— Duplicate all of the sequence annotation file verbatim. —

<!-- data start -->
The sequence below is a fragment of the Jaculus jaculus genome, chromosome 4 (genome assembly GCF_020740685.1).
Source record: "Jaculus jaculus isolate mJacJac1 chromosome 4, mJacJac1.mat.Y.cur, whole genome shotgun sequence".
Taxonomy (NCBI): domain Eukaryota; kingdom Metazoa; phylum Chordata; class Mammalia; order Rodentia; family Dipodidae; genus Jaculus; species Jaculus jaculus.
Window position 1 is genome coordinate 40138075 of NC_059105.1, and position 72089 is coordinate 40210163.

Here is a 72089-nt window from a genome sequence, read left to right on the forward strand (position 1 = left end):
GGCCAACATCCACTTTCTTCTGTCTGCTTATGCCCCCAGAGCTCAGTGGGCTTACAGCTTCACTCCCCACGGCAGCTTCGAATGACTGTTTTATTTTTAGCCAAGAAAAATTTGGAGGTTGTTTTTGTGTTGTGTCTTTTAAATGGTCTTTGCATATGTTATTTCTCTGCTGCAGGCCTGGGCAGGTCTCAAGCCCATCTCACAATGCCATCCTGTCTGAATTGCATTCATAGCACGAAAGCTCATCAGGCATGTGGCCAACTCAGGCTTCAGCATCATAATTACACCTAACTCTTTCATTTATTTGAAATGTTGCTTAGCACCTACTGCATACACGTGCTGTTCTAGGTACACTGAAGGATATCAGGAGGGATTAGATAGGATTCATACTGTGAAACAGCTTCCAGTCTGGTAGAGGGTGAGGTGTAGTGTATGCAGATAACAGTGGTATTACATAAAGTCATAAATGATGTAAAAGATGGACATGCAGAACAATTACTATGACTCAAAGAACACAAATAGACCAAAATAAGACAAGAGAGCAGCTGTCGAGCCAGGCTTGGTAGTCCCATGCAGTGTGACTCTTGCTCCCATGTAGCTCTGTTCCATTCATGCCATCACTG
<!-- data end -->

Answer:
The sequence below is a fragment of the Jaculus jaculus genome, chromosome 4 (genome assembly GCF_020740685.1).
Source record: "Jaculus jaculus isolate mJacJac1 chromosome 4, mJacJac1.mat.Y.cur, whole genome shotgun sequence".
Taxonomy (NCBI): domain Eukaryota; kingdom Metazoa; phylum Chordata; class Mammalia; order Rodentia; family Dipodidae; genus Jaculus; species Jaculus jaculus.
Window position 1 is genome coordinate 40138075 of NC_059105.1, and position 72089 is coordinate 40210163.

Here is a 72089-nt window from a genome sequence, read left to right on the forward strand (position 1 = left end):
GGCCAACATCCACTTTCTTCTGTCTGCTTATGCCCCCAGAGCTCAGTGGGCTTACAGCTTCACTCCCCACGGCAGCTTCGAATGACTGTTTTATTTTTAGCCAAGAAAAATTTGGAGGTTGTTTTTGTGTTGTGTCTTTTAAATGGTCTTTGCATATGTTATTTCTCTGCTGCAGGCCTGGGCAGGTCTCAAGCCCATCTCACAATGCCATCCTGTCTGAATTGCATTCATAGCACGAAAGCTCATCAGGCATGTGGCCAACTCAGGCTTCAGCATCATAATTACACCTAACTCTTTCATTTATTTGAAATGTTGCTTAGCACCTACTGCATACACGTGCTGTTCTAGGTACACTGAAGGATATCAGGAGGGATTAGATAGGATTCATACTGTGAAACAGCTTCCAGTCTGGTAGAGGGTGAGGTGTAGTGTATGCAGATAACAGTGGTATTACATAAAGTCATAAATGATGTAAAAGATGGACATGCAGAACAATTACTATGACTCAAAGAACACAAATAGACCAAAATAAGACAAGAGAGCAGCTGTCGAGCCAGGCTTGGTAGTCCCATGCAGTGTGACTCTTGCTCCCATGTAGCTCTGTTCCATTCATGCCATCACTG